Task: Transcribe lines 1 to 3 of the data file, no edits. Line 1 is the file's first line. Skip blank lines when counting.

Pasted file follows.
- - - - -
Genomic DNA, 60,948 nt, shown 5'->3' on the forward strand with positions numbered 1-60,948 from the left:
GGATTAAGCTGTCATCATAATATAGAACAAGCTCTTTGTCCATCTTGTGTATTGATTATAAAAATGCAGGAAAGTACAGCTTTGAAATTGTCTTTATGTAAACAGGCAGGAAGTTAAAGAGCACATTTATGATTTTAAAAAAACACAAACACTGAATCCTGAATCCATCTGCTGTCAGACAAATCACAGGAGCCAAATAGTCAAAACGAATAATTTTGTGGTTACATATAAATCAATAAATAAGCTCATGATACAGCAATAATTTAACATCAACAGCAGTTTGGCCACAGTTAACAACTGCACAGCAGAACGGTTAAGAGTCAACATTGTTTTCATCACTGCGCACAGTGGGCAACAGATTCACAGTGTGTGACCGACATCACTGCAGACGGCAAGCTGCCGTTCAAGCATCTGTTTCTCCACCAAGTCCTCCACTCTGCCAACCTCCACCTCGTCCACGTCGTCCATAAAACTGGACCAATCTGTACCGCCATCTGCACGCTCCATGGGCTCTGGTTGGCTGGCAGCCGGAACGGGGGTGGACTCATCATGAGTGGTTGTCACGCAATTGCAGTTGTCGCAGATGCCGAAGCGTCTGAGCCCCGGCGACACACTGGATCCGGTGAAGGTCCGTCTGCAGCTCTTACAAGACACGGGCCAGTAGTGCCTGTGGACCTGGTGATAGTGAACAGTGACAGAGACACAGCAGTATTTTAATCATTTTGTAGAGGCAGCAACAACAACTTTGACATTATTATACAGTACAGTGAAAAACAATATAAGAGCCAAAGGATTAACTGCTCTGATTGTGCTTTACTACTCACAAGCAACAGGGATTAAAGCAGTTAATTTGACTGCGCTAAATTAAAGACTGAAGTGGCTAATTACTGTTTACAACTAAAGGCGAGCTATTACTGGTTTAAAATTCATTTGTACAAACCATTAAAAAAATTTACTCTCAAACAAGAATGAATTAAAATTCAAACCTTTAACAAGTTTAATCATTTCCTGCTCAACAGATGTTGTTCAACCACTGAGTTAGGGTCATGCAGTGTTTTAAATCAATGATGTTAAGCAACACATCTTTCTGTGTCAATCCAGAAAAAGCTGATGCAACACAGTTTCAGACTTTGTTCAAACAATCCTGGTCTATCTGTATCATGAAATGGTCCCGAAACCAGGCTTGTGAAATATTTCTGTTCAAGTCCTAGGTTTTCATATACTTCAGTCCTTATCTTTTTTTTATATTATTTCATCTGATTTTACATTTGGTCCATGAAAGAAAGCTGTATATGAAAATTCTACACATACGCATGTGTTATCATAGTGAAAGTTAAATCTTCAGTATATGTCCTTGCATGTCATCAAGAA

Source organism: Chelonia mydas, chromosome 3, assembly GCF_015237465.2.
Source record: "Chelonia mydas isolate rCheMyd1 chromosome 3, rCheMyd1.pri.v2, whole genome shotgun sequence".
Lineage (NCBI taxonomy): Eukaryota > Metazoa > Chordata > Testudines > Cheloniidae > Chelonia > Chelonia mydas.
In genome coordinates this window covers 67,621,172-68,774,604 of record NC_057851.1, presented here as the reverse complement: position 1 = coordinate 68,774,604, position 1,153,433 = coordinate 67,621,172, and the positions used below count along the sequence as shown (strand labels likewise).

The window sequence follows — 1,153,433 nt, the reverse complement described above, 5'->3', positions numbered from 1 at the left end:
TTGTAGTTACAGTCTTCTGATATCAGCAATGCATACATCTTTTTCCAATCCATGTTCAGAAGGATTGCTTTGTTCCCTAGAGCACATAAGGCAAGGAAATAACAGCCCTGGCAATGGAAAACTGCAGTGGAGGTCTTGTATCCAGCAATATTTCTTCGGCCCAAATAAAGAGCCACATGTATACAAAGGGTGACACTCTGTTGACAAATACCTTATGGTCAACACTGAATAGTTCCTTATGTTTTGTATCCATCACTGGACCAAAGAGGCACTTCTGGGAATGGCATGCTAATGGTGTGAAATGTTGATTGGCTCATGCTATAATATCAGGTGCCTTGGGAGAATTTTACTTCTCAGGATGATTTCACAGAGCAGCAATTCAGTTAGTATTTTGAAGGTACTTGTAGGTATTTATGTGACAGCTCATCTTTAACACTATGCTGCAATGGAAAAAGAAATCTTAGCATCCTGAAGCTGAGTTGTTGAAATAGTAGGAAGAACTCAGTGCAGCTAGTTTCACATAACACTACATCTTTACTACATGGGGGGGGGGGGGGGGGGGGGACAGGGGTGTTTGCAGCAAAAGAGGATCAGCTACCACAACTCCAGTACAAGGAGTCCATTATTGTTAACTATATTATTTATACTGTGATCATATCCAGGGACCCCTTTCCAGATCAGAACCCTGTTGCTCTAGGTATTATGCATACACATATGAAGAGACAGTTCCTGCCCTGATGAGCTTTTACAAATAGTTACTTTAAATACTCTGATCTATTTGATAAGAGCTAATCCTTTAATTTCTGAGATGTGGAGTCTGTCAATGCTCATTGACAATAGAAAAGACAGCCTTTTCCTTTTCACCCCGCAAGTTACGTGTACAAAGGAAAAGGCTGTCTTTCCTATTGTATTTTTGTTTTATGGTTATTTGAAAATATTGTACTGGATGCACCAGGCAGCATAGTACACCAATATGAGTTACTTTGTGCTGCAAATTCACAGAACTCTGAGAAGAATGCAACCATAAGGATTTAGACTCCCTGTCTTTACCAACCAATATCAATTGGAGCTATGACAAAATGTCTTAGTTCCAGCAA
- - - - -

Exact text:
Genomic DNA, 60,948 nt, shown 5'->3' on the forward strand with positions numbered 1-60,948 from the left:
GGATTAAGCTGTCATCATAATATAGAACAAGCTCTTTGTCCATCTTGTGTATTGATTATAAAAATGCAGGAAAGTACAGCTTTGAAATTGTCTTTATGTAAACAGGCAGGAAGTTAAAGAGCACATTTATGATTTTAAAAAAACACAAACACTGAATCCTGAATCCATCTGCTGTCAGACAAATCACAGGAGCCAAATAGTCAAAACGAATAATTTTGTGGTTACATATAAATCAATAAATAAGCTCATGATACAGCAATAATTTAACATCAACAGCAGTTTGGCCACAGTTAACAACTGCACAGCAGAACGGTTAAGAGTCAACATTGTTTTCATCACTGCGCACAGTGGGCAACAGATTCACAGTGTGTGACCGACATCACTGCAGACGGCAAGCTGCCGTTCAAGCATCTGTTTCTCCACCAAGTCCTCCACTCTGCCAACCTCCACCTCGTCCACGTCGTCCATAAAACTGGACCAATCTGTACCGCCATCTGCACGCTCCATGGGCTCTGGTTGGCTGGCAGCCGGAACGGGGGTGGACTCATCATGAGTGGTTGTCACGCAATTGCAGTTGTCGCAGATGCCGAAGCGTCTGAGCCCCGGCGACACACTGGATCCGGTGAAGGTCCGTCTGCAGCTCTTACAAGACACGGGCCAGTAGTGCCTGTGGACCTGGTGATAGTGAACAGTGACAGAGACACAGCAGTATTTTAATCATTTTGTAGAGGCAGCAACAACAACTTTGACATTATTATACAGTACAGTGAAAAACAATATAAGAGCCAAAGGATTAACTGCTCTGATTGTGCTTTACTACTCACAAGCAACAGGGATTAAAGCAGTTAATTTGACTGCGCTAAATTAAAGACTGAAGTGGCTAATTACTGTTTACAACTAAAGGCGAGCTATTACTGGTTTAAAATTCATTTGTACAAACCATTAAAAAAATTTACTCTCAAACAAGAATGAATTAAAATTCAAACCTTTAACAAGTTTAATCATTTCCTGCTCAACAGATGTTGTTCAACCACTGAGTTAGGGTCATGCAGTGTTTTAAATCAATGATGTTAAGCAACACATCTTTCTGTGTCAATCCAGAAAAAGCTGATGCAACACAGTTTCAGACTTTGTTCAAACAATCCTGGTCTATCTGTATCATGAAATGGTCCCGAAACCAGGCTTGTGAAATATTTCTGTTCAAGTCCTAGGTTTTCATATACTTCAGTCCTTATCTTTTTTTTATATTATTTCATCTGATTTTACATTTGGTCCATGAAAGAAAGCTGTATATGAAAATTCTACACATACGCATGTGTTATCATAGTGAAAGTTAAATCTTCAGTATATGTCCTTGCATGTCATCAAGAA

Source organism: Chelonia mydas, chromosome 3, assembly GCF_015237465.2.